Identify the dominant motivations and influences in the situation. Look for the ‘why’ as well as the ‘what’? Where do the energy and driving forces for action come from? Are they derived from proactive aspirations or reactive defensiveness? Is the source local or broadly based? Is it likely to be enduring or short term? In emergent and unpredictable situations, the driving influences are potential sources of consistency and coherence. Although they will not enable future decisions and outcomes to be predicted with certainty, they will point to how they are likely to be biased.

Is the situation characterized by a few dominant emotions? Emotions have a fundamental influence on behavior and decision making. We may be able to bring some clarity to what appears to unpredictable and illogical behavior when we understand their emotional underpinning. Looking at a situation through a lens of emotions may provide insights that we may find it difficult to discover otherwise.

Effectual (effects and results) perspectives

Notice what seems to be working. Where are successes happening? What activities and behavior are being reinforced? Where are people making progress in spite of their constraints and context? What have they done to overcome the constraints? Is this repeatable and scalable? In unpredictable and emergent situations we cannot rely primarily on what has worked in the past or has worked somewhere else. We need to discover new principles for success.

Be alert to the surprising and the unusual. Often, much ‘information’ is found in the unexpected events, behaviors, relationships and achievements. These may be weak signals of the emergent direction of the situation, or they may be just random noise. If it is random noise, and the surprise is a positive one, can the random conditions be identified and repeated consistently? The earlier the small surprises can be identified, the more likely it is that they can be purposely enhanced if they are positive or suppressed if they are negative.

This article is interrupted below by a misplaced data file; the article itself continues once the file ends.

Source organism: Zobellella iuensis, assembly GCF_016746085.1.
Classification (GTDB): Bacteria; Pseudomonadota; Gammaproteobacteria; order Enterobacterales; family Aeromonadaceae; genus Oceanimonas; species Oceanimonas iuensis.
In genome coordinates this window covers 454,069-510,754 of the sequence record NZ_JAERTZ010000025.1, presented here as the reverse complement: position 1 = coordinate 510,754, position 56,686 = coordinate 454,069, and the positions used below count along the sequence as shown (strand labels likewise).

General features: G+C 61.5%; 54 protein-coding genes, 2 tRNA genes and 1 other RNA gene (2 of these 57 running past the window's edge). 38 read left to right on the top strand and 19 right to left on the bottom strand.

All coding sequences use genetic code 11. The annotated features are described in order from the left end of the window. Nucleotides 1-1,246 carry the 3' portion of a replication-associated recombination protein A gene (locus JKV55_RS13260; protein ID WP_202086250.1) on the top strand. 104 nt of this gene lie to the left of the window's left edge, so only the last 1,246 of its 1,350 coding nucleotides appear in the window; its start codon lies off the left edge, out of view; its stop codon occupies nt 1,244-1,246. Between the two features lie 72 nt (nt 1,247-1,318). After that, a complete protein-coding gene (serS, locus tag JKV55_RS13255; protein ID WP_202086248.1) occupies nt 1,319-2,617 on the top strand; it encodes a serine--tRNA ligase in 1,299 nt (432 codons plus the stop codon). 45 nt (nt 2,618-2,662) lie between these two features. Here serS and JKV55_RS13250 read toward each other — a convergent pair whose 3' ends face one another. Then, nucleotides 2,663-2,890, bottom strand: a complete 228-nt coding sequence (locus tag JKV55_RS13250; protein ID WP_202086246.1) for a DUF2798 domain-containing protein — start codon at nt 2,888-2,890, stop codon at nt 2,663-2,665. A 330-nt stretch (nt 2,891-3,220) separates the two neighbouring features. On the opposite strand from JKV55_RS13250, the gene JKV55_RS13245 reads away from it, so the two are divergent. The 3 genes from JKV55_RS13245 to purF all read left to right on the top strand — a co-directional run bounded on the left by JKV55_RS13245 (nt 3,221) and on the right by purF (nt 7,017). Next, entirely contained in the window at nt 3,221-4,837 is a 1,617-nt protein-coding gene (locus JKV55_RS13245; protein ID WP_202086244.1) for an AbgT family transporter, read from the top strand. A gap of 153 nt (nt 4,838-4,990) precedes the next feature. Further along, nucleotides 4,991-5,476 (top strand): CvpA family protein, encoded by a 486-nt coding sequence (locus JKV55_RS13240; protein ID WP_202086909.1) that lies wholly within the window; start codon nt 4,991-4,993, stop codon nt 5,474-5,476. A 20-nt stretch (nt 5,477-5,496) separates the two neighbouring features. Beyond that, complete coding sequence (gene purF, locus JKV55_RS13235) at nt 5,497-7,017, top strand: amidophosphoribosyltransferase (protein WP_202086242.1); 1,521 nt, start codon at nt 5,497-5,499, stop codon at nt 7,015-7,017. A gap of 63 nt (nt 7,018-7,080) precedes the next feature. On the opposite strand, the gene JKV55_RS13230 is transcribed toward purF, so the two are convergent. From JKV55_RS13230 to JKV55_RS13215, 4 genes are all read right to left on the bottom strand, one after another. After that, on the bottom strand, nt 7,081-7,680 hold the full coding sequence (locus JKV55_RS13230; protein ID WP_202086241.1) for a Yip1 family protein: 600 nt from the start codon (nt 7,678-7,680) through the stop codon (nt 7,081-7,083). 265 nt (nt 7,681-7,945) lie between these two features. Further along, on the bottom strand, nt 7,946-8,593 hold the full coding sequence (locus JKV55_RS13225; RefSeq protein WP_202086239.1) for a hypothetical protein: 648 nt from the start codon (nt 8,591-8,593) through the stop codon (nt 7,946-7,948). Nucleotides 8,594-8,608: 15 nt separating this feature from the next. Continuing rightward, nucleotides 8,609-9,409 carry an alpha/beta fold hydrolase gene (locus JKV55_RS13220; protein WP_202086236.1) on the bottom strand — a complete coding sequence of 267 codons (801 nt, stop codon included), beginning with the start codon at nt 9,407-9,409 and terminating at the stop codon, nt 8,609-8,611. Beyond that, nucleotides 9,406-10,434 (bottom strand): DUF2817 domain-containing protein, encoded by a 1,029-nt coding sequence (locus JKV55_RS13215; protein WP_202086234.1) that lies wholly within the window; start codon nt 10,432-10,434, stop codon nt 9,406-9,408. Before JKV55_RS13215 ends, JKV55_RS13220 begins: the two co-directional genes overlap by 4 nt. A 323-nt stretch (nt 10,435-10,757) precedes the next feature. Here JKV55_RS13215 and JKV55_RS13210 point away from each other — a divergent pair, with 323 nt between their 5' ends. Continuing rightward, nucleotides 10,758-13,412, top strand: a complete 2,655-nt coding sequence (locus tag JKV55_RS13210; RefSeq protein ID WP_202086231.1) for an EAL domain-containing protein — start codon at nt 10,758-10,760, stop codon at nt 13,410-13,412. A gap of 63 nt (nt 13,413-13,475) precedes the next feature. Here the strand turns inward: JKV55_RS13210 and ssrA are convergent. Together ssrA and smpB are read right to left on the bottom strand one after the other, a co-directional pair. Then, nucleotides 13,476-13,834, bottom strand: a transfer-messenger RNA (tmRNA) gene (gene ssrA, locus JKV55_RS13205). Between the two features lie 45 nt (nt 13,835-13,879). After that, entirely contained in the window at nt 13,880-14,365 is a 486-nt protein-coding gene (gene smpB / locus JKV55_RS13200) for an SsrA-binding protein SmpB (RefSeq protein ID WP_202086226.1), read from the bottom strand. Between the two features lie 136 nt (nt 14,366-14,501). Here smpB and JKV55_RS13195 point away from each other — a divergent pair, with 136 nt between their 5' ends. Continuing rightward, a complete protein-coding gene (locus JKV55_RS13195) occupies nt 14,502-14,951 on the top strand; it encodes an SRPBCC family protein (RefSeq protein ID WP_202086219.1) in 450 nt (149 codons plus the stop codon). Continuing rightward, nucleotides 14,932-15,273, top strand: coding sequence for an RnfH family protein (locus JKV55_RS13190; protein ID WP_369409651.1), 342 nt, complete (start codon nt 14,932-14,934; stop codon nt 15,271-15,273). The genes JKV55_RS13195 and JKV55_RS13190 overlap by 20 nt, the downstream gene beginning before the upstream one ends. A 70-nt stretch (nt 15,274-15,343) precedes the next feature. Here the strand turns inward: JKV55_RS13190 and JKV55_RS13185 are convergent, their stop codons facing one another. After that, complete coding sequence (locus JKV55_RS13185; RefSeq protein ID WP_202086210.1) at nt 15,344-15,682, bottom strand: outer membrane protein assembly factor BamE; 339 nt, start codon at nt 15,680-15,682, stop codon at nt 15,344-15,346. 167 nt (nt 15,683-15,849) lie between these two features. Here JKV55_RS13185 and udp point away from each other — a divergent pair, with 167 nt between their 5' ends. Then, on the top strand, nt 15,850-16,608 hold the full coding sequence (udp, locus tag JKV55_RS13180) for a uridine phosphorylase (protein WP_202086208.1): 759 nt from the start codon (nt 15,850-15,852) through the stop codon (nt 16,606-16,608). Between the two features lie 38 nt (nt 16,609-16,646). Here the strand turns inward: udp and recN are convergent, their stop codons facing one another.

The 13 perspectives in action

You can see the 13 perspectives in action at CernQuest. CernQuest combines the collective experience of contributors and a 7 Lenses framework (for ease of use, we have aggregated the 13 perspectives down to 7 ‘lenses’) to give you a panorama of discerning questions for your complex situation.

So next time you are analyzing a problem or opportunity, first assess whether the situation has unpredictable and emergent aspects. If it does, beware your entrained biases and expectations and consider expanding your perspectives. And remember, in these situations, treat your conclusions as tentative only, open to be refined or changed as you learn more. These situations usually require an iterative, not single-pass, approach to solving the problem or realizing the opportunity.

If you would like to broaden your perspectives by drawing on the collective experience of others, feel free to post a summary of your situation on CernQuest.

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Photo credit: Wikimedia commons: Roger de La Fresnaye — Homme assis

    Markus Fietz

    Written by

    Complex systems thinker. Helping organizations develop agility and adaptive capacity. @markusfietz